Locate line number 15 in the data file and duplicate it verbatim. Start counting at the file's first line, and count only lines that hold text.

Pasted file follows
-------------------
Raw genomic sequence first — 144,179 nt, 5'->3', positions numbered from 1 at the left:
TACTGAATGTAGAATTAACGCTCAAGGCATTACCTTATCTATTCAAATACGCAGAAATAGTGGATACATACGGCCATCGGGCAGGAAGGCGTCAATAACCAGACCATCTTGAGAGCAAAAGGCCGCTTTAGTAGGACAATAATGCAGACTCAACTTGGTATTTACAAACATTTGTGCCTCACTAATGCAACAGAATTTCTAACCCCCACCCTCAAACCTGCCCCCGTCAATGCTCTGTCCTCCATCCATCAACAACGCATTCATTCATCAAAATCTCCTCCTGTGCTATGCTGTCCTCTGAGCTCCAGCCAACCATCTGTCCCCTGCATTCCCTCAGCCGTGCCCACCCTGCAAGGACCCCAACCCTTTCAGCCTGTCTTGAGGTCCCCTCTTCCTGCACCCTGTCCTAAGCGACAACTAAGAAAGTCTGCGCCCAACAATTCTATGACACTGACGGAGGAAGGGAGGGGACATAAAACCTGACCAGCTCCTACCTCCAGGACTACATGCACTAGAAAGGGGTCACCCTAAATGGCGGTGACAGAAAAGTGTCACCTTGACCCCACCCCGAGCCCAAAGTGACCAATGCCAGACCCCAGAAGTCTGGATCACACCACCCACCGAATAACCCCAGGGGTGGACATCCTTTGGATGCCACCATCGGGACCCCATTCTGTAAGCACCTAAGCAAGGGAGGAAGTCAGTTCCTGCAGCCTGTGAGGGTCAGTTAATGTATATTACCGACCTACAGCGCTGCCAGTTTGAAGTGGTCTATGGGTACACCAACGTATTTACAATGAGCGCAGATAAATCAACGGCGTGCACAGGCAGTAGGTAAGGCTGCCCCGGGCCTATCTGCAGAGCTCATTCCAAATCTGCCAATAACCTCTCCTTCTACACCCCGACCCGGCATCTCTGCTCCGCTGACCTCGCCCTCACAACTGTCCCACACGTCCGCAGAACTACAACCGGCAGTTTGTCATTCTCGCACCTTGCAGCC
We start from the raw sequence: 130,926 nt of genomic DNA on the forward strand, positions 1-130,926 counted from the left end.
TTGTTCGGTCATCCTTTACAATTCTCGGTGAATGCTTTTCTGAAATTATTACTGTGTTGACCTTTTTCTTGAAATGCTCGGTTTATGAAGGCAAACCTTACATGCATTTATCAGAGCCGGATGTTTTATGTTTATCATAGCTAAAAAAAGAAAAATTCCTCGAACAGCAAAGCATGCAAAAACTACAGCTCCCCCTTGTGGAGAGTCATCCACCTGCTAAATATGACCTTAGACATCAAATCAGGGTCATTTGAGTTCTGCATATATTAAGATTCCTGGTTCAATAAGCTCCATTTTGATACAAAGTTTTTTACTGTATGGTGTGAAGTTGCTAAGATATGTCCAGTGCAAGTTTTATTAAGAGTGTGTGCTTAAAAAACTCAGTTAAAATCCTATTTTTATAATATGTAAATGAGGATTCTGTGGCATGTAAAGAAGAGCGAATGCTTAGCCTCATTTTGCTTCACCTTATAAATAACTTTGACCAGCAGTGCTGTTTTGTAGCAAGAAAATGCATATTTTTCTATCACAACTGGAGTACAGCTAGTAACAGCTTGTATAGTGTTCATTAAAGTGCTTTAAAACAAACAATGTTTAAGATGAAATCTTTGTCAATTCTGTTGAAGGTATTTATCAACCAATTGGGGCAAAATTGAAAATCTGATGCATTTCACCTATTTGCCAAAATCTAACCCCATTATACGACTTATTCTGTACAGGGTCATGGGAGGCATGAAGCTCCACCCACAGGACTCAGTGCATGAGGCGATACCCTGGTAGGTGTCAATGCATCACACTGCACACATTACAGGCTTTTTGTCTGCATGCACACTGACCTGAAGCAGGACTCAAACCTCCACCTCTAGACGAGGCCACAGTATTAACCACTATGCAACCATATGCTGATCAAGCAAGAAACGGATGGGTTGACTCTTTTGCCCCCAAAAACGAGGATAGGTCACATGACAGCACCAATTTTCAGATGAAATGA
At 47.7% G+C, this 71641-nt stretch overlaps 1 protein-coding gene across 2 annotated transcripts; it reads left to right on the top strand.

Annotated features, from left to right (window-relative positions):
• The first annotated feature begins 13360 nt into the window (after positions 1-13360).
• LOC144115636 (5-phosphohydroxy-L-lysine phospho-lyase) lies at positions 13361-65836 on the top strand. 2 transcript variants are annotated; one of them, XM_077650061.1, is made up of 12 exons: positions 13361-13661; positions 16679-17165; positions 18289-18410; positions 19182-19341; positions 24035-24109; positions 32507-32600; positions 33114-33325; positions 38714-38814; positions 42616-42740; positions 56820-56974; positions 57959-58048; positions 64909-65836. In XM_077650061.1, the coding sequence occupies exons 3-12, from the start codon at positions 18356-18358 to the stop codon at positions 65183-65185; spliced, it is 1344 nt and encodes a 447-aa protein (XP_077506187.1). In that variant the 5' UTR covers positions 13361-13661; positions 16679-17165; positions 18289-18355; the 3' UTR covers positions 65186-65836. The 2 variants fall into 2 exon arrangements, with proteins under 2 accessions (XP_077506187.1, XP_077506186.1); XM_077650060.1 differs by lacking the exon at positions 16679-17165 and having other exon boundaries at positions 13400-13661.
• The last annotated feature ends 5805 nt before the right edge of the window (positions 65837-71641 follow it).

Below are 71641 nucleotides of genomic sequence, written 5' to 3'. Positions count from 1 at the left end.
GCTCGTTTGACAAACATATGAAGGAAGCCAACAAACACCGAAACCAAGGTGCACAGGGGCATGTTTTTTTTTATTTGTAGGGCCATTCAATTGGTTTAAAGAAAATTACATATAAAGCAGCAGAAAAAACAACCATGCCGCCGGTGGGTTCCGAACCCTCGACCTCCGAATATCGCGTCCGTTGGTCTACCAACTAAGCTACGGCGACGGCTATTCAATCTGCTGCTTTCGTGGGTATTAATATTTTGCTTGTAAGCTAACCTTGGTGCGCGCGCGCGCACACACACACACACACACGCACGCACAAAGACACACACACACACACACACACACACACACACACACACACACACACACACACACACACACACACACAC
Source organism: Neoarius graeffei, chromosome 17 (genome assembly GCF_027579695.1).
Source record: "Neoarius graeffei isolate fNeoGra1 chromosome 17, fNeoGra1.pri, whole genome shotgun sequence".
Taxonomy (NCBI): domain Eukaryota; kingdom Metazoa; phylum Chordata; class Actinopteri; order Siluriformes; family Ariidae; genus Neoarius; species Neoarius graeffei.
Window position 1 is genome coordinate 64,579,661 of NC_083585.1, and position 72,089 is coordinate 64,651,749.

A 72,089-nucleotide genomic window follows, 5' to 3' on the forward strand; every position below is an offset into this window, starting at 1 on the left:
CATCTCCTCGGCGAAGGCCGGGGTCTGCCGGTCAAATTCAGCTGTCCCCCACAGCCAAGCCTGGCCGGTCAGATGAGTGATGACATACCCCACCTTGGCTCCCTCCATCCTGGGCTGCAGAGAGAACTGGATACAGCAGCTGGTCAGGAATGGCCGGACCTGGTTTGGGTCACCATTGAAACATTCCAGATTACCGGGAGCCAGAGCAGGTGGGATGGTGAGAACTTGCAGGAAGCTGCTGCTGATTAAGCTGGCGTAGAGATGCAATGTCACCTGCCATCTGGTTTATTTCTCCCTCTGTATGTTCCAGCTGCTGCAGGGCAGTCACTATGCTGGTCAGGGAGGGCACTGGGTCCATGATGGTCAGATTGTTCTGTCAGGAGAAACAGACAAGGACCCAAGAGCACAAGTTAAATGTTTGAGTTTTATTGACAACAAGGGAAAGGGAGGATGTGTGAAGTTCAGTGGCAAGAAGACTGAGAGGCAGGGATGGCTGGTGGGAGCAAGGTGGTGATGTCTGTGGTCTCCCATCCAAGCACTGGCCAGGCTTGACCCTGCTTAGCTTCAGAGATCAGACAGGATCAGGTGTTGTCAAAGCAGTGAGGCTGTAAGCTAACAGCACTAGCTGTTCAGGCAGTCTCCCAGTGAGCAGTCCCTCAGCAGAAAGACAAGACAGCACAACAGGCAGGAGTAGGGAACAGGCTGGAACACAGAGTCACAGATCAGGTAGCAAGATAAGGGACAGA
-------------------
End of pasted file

Window position 1 is genome coordinate 64,579,661 of NC_083585.1, and position 72,089 is coordinate 64,651,749.